Wednesday, October 19, 2011

One of the family . . .

You probably know this, most people probably know this, but it came as a shock to me when I discovered
recently that, in thinking of the founder of the Christian faith as having the name 'Jesus', I was mistaken.
To my surprise, I learned that, to his family, friends and followers the man I'd always known as 'Jesus' was, in fact, known by the Hebrew name of 'Yeshua'.

Does it make any difference to his teaching or to our faith?

I know that it shouldn't, but a name conveys a vivid image. My mental picture of a 'Yeshua' is very different from my mental picture of a 'Jesus'.

Try it for yourself. Say 'Yeshua', and then say 'Jesus'. Does an identical figure come to mind?
My 'Yeshua' is mature, substantial and quietly spoken. My 'Jesus' is young, passionate and slight of build.

Names shouldn't matter. But they do. Why else would parents devote so much time and thought to selecting the names for their children?

Nor is it just a question of the subjective reaction to a name. In changing the name of 'Yeshua' to that of 'Jesus', the early church was establishing its European base. 'Jesus' is a name still common in Mediterranean countries, you won't find it on the West Bank.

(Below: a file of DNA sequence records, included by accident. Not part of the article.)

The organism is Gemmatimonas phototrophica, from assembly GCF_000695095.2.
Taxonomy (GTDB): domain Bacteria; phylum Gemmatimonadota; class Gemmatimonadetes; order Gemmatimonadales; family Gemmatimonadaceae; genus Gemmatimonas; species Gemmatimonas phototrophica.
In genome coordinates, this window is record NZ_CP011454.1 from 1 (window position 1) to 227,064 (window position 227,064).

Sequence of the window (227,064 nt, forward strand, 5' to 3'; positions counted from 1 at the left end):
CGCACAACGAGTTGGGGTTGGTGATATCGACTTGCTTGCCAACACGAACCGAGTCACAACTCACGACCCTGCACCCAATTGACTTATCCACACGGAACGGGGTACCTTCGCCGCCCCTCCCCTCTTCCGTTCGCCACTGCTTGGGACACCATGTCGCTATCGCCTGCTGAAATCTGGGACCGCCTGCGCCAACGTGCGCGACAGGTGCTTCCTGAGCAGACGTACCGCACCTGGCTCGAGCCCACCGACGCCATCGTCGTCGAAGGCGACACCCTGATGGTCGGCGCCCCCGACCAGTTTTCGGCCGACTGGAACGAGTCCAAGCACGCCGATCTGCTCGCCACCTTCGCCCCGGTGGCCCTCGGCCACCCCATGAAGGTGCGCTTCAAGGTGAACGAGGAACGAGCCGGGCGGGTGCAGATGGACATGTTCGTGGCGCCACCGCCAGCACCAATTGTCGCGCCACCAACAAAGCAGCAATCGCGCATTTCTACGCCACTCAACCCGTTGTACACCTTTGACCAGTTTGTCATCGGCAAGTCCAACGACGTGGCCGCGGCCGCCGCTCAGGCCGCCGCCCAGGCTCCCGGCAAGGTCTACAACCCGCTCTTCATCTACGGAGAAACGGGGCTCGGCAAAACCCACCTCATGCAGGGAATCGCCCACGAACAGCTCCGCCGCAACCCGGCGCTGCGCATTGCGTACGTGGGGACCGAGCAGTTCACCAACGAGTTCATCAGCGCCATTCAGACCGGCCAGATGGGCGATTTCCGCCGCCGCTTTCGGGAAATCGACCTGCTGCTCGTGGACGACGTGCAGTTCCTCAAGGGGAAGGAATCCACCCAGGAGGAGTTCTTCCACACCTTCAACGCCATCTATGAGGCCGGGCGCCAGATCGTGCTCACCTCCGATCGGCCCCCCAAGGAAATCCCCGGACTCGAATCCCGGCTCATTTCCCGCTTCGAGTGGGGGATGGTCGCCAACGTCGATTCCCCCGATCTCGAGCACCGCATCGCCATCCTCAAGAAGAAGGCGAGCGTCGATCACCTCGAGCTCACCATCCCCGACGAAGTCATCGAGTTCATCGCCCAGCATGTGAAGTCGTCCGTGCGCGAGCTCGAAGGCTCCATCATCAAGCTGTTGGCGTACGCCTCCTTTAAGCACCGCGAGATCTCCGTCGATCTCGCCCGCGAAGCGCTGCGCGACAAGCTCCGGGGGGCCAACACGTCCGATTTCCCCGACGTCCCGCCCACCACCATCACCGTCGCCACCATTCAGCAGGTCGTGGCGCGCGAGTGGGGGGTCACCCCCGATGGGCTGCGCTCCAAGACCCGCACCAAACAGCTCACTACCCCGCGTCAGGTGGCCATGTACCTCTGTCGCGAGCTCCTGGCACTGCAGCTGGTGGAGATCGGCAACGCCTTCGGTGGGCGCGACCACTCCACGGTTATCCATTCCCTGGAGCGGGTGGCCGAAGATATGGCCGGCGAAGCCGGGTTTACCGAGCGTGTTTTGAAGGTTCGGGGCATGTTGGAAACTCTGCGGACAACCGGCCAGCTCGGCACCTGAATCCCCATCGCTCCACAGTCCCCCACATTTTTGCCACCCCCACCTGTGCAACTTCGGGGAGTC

Historically, we've done this down the ages, changing names to make them more acceptable to the English ear. We insist on calling 'Firenze' 'Florence', 'Roma' has become 'Rome', and in Anglicizing the pronunciation of 'Paris' we've stripped it of all its Gallic zest. But when it comes to the name of 'Jesus', with all the significance that the name conveys, such a fundamental change feels different.

All right, when compared to the strength and universality of the teachings, it may seem a trivial quibble, and nothing that I say is likely to make the slightest difference to centuries of worship, not to mention Biblical tradition, hymns and prayers.

Nonetheless, in discovering 'Yeshua', I somehow feel a little closer to the original teacher's message . . . more one of the family.